Like you were at the book club but without the cake or the spoilers
This month the book club read The Little Stranger by Sarah Waters, another break from Waters’ previously self-proclaimed pigeonhole of “Victorian lesbo romps” (which is definitely a genre I’d like to see added in Waterstones). And weren’t we all thoroughly disappointed to find out how totally lacking in said Victorian lesbo romps it was: I didn’t go to book club to discuss literature, Goddamn it!
The Little Stranger is a gothic and ghostly tale set in post-war Warwickshire in the dilapidated and slowly crumbling grand country estate of the Ayres family. The occupants of the house are the ethereal widowed lady of the estate and her two grown children. As our narrator, Dr Faraday, becomes gradually more entangled with the lives of the Ayres family, we witness through his account the decline of the house and its inhabitants.
The novel takes a little while to get going, a few book clubbers mentioned getting to the hundred-page mark and still not feeling like anything much had happened. However, once you are into the action it really does become very gripping – we had one book clubber admit to binge reading the book and finishing it at 2am! The gothic style can at times be fairly heavily borrowed from other gothic authors such as Henry James, Shirley Jackson and Edgar Allan Poe but it is certainly no less ghostly for all that.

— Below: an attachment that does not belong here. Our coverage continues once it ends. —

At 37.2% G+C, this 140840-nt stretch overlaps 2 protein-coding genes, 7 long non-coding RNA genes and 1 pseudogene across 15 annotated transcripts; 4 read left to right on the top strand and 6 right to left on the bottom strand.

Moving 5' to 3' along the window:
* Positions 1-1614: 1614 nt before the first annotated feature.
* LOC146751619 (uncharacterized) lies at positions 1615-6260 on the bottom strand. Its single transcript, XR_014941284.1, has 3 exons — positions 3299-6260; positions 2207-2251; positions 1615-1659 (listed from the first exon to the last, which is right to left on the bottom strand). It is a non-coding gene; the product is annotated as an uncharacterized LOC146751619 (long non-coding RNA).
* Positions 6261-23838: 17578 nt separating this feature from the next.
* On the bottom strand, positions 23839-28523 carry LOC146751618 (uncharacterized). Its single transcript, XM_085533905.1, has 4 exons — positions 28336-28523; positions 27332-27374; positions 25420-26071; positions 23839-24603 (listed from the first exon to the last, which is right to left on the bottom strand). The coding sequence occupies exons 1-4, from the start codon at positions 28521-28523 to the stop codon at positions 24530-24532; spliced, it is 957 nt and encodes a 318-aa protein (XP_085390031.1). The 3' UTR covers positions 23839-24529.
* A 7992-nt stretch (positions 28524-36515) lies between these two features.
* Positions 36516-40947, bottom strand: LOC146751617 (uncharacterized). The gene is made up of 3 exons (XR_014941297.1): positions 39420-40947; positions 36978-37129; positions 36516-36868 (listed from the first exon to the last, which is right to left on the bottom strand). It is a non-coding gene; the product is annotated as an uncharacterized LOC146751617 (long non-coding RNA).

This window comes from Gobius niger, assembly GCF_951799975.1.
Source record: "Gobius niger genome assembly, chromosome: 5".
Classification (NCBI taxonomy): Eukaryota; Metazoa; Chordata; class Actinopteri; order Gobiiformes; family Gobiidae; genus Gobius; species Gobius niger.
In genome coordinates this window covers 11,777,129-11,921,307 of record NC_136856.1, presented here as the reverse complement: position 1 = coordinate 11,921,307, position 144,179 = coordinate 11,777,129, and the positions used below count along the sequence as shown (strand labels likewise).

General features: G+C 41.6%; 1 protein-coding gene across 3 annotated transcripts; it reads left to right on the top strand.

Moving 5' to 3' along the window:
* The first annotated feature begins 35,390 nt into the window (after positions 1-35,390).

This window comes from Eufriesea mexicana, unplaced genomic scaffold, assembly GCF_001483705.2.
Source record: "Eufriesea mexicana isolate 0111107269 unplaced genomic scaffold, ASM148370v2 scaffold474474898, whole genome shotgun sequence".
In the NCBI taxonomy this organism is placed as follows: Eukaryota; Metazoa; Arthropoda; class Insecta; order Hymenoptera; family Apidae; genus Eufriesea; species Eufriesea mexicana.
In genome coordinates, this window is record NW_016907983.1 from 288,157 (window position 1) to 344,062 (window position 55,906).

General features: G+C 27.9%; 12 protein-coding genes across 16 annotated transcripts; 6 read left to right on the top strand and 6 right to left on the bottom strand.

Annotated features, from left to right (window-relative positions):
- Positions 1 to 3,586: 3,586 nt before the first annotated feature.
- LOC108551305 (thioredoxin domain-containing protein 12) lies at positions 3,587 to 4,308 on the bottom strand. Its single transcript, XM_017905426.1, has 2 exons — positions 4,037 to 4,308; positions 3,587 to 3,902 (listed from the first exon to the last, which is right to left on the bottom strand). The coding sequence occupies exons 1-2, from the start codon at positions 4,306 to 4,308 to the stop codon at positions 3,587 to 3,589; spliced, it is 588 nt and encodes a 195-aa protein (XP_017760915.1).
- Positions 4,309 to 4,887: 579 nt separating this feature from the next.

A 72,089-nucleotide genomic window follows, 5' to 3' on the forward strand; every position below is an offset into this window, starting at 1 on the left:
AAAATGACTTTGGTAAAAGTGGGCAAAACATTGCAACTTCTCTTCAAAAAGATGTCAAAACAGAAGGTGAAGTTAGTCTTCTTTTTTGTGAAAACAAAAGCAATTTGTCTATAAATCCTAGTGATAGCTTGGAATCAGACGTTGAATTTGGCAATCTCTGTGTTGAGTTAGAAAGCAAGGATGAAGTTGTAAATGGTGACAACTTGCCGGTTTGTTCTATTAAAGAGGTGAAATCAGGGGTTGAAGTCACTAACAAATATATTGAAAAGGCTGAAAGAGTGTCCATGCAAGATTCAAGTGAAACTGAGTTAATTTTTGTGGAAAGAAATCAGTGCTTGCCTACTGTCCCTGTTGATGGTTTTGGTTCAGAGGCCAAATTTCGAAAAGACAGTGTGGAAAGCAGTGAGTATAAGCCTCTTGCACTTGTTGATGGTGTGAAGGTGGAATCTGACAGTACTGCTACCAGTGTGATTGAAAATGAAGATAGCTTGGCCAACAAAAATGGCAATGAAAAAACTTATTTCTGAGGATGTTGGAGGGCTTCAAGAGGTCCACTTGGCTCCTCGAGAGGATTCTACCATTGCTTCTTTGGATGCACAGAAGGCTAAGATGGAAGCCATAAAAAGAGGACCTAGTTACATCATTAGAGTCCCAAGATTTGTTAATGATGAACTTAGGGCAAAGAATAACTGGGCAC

Although many book clubbers did mention how creepy and scary the story is Waters didn’t actually set out to write a ghost story. Being an incredibly thorough researcher she had enough material left over from her research for The Night Watch to fill another entire book so she started this one on the theme of class structures in post-war Britain. It’s a theme that seems to seep through the pages rather than thrust itself too obviously into your face. As a reader you never seem to come to any real conclusions on where she stands on this issue.
Book clubbers had a veritable smorgasbord of views on the ending. With probably about four or five interpretations doing the rounds; from the true supernatural, Freudian projections to deliberate misinformation on the part of our narrator it’s obvious that the ending is somewhat open to interpretation. However no one was unsatisfied with the ending and this seems to be Waters main strength in the gothic genre, she’s happy to keep you guessing and you’re happy to continue guessing.
The next book club is Not That Kind of Girl by Lena Dunham which I’m sure will lead to strident feminist rants all round which I for one cannot ruddy wait for. It’s going to be on Tuesday 20 April, you can check the details in ‘Upcoming Events’. Can’t wait to see all your little faces there!
Blog by Jodie Major for Shoreditch Sisters WI